But lawmakers wanted assurance of universal compliance. The result? A mandatory, summative 16-plus-page evaluation for every single teacher, with dozens of indicators that each required multiple “pieces of evidence.” School leaders were spending more than three hours writing each teacher’s summative evaluation (in addition to the time spent on observation, note-taking, and debriefing). As one principal asked: “If you have already gone through the standards and observations, the final document is meaningless … so why are we spending three hours writing it up?”

One administrator sighed, “I had 567 pages of evaluations on 31 teachers I evaluated. … We have to initial every single page, and have teachers do the same.” An internal analysis calculated that principals were spending 150 hours each—or 19 eight-hour work days per year—on paperwork that rehashed what they’d already observed, recorded, and discussed with teachers.

And a third source of lost time? Behavioral factors. In 2021, in an invaluable and far-too-unusual study of Providence, R.I., researchers Matt Kraft and Manuel Monti-Nussbaum documented just how many disruptions there are in a school day. They estimated that a typical classroom in Providence public schools is interrupted over 2,000 times per year and that these interruptions wind up consuming 10 to 20 days of instructional time.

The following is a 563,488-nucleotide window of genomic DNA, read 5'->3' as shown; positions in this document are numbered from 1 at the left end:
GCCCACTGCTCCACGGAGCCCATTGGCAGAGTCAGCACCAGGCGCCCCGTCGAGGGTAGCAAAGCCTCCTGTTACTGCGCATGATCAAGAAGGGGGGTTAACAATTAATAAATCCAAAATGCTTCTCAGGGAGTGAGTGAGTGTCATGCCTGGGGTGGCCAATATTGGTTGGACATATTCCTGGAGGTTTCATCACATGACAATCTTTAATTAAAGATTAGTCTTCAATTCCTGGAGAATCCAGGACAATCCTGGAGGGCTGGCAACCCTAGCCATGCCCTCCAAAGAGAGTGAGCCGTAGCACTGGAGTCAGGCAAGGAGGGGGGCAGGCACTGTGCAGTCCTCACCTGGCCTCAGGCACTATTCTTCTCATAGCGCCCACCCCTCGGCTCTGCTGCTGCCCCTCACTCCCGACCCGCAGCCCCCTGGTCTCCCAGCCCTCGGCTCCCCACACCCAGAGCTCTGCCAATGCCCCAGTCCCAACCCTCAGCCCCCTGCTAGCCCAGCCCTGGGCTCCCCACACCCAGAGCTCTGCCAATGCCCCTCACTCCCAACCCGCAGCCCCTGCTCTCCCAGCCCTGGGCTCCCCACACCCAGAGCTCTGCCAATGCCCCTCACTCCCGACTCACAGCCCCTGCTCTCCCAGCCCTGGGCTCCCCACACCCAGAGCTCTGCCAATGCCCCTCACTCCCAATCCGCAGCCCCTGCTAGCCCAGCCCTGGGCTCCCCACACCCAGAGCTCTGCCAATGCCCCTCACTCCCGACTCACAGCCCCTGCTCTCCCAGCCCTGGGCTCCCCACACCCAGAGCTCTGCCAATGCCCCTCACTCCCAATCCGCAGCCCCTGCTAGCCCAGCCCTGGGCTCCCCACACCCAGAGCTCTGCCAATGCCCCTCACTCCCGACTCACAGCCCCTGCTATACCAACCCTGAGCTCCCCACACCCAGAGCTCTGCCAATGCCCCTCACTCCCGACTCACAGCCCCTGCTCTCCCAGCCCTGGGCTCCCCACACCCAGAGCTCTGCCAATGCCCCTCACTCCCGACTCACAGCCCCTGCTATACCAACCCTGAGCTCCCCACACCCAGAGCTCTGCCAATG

Major disruptions included intercom announcements, staff visits, and students entering (or reentering) class in disruptive ways. In explaining the impact of tardiness, for instance, the researchers observed that “in many classrooms, locked doors required late and returning students to knock and a teacher or student to stop what they were doing and open the door. Late students often resulted in taking the teacher away from whole-class instruction to orient the student to the current task.”

Kraft and Monti-Nussbaum noted that more than half the interruptions they observed led to spillover disruptions that extended their impact. And yet they found that administrators appeared to greatly underestimate the frequency and consequences of these interruptions, consistently undercounting the actual number and the amount of time they absorb.

Making sure that time allegedly earmarked for instruction is actually being used for it requires looking at how that time is actually used—not at how time is labeled on the school calendar or master schedule. It doesn’t matter whether the school calendar says 180 days or the schedule says there’s an 80-minute reading block; what matters is how that time is getting used. And that requires digging into complicated, messy questions about where time is being used. Unfortunately, neither researchers nor school systems routinely do nearly enough of that.

So, for districts looking to maximize learning time, here’s a two-step action plan. Step one: Figure out when and where time is being lost. Step two: Start to reclaim that time and put it to better use. I know it’s on the simple side, but, as they say in Silicon Valley, “That’s not a bug, it’s a feature.”

Frederick Hess is director of education policy studies at the American Enterprise Institute and an executive editor of Education Next.

This post originally appeared on Rick Hess Straight Up.